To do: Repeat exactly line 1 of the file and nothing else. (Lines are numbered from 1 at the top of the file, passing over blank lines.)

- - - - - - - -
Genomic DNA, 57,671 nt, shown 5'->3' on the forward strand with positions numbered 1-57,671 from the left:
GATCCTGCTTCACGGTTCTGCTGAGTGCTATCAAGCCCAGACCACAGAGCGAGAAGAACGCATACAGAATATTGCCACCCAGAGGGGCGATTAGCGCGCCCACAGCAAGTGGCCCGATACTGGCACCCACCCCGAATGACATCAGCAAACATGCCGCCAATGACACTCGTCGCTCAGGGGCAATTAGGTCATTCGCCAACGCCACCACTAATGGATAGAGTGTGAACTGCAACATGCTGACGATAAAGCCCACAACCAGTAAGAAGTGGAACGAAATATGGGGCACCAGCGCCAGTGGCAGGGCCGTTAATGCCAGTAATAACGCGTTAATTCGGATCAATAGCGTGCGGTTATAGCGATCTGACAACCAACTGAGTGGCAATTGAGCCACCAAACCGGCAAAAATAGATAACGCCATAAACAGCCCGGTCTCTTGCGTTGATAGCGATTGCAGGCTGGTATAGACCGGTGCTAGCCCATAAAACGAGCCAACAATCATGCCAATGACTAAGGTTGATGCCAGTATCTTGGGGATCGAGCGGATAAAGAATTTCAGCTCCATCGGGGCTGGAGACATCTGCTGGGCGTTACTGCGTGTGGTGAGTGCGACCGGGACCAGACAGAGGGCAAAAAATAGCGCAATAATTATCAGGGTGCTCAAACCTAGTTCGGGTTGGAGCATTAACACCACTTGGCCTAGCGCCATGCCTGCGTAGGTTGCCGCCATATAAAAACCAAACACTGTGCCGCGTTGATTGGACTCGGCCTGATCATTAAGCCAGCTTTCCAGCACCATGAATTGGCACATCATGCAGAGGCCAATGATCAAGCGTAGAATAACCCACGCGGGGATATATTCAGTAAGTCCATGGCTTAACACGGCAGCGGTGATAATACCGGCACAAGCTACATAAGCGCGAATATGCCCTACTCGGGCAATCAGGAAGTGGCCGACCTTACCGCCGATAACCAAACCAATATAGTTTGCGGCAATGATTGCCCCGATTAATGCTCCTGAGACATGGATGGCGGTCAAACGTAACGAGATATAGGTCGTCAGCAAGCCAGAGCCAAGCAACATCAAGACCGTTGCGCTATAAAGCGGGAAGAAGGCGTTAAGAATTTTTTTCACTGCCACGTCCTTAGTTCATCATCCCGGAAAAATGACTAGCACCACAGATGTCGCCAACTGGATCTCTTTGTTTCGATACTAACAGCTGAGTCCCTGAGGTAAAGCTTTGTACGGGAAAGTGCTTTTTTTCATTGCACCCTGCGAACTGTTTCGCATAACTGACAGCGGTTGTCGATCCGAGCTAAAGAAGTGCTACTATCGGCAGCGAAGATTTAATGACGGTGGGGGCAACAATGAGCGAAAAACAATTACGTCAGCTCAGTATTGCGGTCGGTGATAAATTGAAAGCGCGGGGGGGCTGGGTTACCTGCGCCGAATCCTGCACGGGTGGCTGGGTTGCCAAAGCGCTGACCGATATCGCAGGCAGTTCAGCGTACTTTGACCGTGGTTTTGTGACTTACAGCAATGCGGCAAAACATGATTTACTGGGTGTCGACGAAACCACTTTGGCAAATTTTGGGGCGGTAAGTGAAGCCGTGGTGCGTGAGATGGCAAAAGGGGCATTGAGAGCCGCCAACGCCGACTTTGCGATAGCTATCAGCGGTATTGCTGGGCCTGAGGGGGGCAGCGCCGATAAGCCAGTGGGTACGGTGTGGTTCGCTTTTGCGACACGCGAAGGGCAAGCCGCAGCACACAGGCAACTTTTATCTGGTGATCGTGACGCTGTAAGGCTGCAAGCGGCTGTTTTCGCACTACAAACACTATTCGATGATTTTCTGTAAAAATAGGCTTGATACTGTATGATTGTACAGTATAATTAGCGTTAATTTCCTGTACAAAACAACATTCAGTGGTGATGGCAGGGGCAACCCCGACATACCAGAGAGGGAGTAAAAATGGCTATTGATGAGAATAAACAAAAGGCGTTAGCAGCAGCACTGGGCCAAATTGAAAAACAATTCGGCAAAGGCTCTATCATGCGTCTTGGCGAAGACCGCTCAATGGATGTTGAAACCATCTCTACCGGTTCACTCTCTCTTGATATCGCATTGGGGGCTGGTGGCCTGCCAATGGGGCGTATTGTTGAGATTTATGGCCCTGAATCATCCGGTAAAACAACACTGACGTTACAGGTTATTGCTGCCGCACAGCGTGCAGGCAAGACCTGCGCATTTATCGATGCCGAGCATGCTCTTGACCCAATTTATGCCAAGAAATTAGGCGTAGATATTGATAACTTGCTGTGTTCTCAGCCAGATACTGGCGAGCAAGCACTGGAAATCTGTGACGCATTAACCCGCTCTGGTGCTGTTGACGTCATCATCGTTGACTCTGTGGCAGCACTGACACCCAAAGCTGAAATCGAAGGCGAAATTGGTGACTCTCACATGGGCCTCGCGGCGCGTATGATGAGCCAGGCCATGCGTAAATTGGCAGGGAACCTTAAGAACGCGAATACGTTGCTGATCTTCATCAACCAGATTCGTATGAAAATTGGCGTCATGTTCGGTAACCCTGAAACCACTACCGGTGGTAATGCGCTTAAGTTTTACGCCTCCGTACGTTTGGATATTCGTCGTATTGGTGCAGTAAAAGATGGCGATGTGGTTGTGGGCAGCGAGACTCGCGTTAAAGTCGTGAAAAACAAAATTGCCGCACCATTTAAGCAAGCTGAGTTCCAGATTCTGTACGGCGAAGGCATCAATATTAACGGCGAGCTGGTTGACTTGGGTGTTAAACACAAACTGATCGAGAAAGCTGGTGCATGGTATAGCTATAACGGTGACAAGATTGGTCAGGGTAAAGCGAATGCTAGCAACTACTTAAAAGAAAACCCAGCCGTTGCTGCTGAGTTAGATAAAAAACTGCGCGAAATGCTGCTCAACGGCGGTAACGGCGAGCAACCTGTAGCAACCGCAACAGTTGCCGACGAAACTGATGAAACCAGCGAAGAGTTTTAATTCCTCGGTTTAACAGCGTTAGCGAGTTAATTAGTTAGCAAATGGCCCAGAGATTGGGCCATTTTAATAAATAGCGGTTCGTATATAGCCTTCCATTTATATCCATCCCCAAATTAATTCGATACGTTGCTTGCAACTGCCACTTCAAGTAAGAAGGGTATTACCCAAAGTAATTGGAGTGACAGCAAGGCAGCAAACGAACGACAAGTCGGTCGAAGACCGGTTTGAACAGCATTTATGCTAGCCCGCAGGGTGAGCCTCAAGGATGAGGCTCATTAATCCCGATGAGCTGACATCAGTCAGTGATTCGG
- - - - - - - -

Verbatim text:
Genomic DNA, 57,671 nt, shown 5'->3' on the forward strand with positions numbered 1-57,671 from the left: